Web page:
When I was studying for my instrument rating in Orlando, I flew an SR-22 that had the ability to receive weather information in the air. It displayed a radar picture on the multi-function display and TAFs/METARs for airports. It was very cool and a valuable safety system for longer flights. Unfortunately, this option is not available in Europe.
Timm Preusser rigged up a system using a pocket computer and a Globalstar satellite phone to do the same thing. However, Globalstar has some problems with their satellites and his approach – though effective – seemed a bit Heath Robinson (that’s Rube Goldberg for my American readers.)
Avidyne recently announced the MLX-770 Two-way Datalink Receiver. Instead of using satellite radio broadcasts, it uses the Iridium satellite phone system and integrates into the Cirrus’s avionics.
It downloads a radar mosaic for most of western Europe (the same display you get from Meteox, from the looks of things) and METARs/TAFs. You can also send and receive text messages in the air, which might be useful.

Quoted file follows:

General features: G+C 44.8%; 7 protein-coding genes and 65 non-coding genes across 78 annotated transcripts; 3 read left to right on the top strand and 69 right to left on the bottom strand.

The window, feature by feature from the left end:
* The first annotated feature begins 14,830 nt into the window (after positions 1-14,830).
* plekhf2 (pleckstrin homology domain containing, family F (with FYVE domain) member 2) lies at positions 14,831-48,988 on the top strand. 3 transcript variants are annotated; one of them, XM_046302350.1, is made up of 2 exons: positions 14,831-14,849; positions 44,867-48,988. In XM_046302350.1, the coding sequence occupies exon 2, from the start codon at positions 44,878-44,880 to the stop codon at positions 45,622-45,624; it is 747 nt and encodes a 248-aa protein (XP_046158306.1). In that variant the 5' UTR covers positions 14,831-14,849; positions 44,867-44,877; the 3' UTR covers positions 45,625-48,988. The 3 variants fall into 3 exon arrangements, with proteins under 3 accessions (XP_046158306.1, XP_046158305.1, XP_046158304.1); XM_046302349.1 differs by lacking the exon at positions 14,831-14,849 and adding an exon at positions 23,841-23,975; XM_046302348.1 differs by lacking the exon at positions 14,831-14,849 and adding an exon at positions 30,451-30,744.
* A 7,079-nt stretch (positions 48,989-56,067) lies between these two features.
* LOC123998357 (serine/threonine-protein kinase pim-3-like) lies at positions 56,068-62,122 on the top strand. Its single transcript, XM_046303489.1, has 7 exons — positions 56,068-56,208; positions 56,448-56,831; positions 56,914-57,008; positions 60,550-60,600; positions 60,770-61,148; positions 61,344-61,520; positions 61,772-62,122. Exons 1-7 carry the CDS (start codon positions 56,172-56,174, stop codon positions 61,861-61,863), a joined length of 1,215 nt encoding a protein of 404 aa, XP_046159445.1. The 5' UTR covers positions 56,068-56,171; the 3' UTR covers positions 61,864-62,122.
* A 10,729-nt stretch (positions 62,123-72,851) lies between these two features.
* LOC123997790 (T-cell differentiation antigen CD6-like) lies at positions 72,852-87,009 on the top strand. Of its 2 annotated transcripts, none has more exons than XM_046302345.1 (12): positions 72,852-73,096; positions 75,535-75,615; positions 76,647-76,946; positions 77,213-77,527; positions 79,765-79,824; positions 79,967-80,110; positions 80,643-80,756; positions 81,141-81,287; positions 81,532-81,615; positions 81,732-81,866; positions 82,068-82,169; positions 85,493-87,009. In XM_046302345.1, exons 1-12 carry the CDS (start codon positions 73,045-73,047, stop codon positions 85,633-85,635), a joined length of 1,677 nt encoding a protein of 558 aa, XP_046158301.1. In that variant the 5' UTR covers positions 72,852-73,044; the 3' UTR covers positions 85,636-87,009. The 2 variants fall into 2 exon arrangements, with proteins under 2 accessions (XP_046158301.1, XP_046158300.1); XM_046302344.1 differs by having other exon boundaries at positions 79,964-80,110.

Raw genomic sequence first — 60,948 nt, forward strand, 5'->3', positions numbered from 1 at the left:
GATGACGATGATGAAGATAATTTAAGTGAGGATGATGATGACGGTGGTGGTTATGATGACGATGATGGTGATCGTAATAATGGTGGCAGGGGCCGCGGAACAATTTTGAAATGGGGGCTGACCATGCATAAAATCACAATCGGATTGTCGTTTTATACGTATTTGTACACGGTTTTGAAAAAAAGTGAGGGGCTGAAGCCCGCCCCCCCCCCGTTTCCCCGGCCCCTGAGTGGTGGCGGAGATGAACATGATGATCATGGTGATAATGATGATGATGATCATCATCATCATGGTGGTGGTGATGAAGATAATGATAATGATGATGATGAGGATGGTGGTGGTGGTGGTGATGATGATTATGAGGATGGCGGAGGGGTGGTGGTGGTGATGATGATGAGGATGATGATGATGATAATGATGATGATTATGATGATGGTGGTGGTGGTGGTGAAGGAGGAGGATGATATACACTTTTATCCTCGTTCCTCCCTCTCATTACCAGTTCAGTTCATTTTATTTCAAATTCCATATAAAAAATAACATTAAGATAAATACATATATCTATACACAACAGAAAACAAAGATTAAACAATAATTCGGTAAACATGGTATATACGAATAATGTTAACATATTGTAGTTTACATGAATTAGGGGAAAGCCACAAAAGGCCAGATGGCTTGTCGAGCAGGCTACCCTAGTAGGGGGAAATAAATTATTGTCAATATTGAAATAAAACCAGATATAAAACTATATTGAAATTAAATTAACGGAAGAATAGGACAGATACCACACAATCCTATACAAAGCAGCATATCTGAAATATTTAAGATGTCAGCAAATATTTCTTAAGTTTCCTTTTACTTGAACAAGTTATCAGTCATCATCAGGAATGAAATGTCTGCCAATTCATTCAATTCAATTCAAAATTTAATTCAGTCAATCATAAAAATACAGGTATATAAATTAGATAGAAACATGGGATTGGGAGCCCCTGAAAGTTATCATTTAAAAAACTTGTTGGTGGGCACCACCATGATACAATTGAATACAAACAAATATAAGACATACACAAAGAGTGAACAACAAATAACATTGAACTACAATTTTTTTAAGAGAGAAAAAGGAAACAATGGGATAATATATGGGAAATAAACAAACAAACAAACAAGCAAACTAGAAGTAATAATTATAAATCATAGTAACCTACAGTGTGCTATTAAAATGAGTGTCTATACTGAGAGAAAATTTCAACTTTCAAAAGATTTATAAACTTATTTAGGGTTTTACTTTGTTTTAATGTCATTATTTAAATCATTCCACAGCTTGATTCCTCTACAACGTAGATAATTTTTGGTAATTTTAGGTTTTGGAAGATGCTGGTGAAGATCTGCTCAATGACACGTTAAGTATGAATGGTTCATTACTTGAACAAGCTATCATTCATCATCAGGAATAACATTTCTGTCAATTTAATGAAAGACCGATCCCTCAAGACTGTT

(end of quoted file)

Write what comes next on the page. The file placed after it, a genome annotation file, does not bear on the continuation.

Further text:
In short, I want it. Actually, I think I’d rather have this than the new Garmin avionics from Cirrus.
keith G. says
About 4 years ago, I had the original GlobalStar phone to obtain the weather mosaic here in Texas. However, I was very dissappointed with the performance. With a phone, you are using the request/reply form of information gathering. This is very inconvenient while in the midst of circumnavigating thunderstorms. I also had many issues with reception. Naturally, the times when the information was most needed was when reception was poor resulting in no data or partial data that locked up the portable PDA. With the arrival of the XM satellites, the continuous broadcast of weather data meant I had what I needed, when I needed it without having to do anything. I will not fly anywhere in stormy/thunderstorm weather without it.